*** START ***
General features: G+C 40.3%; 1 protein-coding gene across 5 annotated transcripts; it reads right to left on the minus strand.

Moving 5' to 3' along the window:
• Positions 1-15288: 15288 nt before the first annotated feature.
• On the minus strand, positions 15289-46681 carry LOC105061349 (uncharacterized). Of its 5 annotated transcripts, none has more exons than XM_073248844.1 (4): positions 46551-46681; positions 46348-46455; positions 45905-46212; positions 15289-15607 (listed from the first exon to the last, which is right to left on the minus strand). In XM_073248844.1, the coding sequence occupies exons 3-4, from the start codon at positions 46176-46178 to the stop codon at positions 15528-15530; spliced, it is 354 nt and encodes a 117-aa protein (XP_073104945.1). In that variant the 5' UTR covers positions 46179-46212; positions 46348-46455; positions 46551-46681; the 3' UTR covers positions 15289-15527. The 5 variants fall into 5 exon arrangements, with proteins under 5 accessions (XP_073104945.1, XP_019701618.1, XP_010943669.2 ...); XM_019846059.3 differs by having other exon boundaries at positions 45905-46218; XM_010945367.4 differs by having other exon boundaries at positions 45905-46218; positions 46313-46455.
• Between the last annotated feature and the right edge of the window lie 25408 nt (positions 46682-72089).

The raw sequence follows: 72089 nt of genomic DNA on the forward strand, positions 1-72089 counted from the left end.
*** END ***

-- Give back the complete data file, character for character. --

General features: G+C 40.3%; 1 protein-coding gene across 5 annotated transcripts; it reads right to left on the minus strand.

Moving 5' to 3' along the window:
• Positions 1-15288: 15288 nt before the first annotated feature.
• On the minus strand, positions 15289-46681 carry LOC105061349 (uncharacterized). Of its 5 annotated transcripts, none has more exons than XM_073248844.1 (4): positions 46551-46681; positions 46348-46455; positions 45905-46212; positions 15289-15607 (listed from the first exon to the last, which is right to left on the minus strand). In XM_073248844.1, the coding sequence occupies exons 3-4, from the start codon at positions 46176-46178 to the stop codon at positions 15528-15530; spliced, it is 354 nt and encodes a 117-aa protein (XP_073104945.1). In that variant the 5' UTR covers positions 46179-46212; positions 46348-46455; positions 46551-46681; the 3' UTR covers positions 15289-15527. The 5 variants fall into 5 exon arrangements, with proteins under 5 accessions (XP_073104945.1, XP_019701618.1, XP_010943669.2 ...); XM_019846059.3 differs by having other exon boundaries at positions 45905-46218; XM_010945367.4 differs by having other exon boundaries at positions 45905-46218; positions 46313-46455.
• Between the last annotated feature and the right edge of the window lie 25408 nt (positions 46682-72089).

The raw sequence follows: 72089 nt of genomic DNA on the forward strand, positions 1-72089 counted from the left end.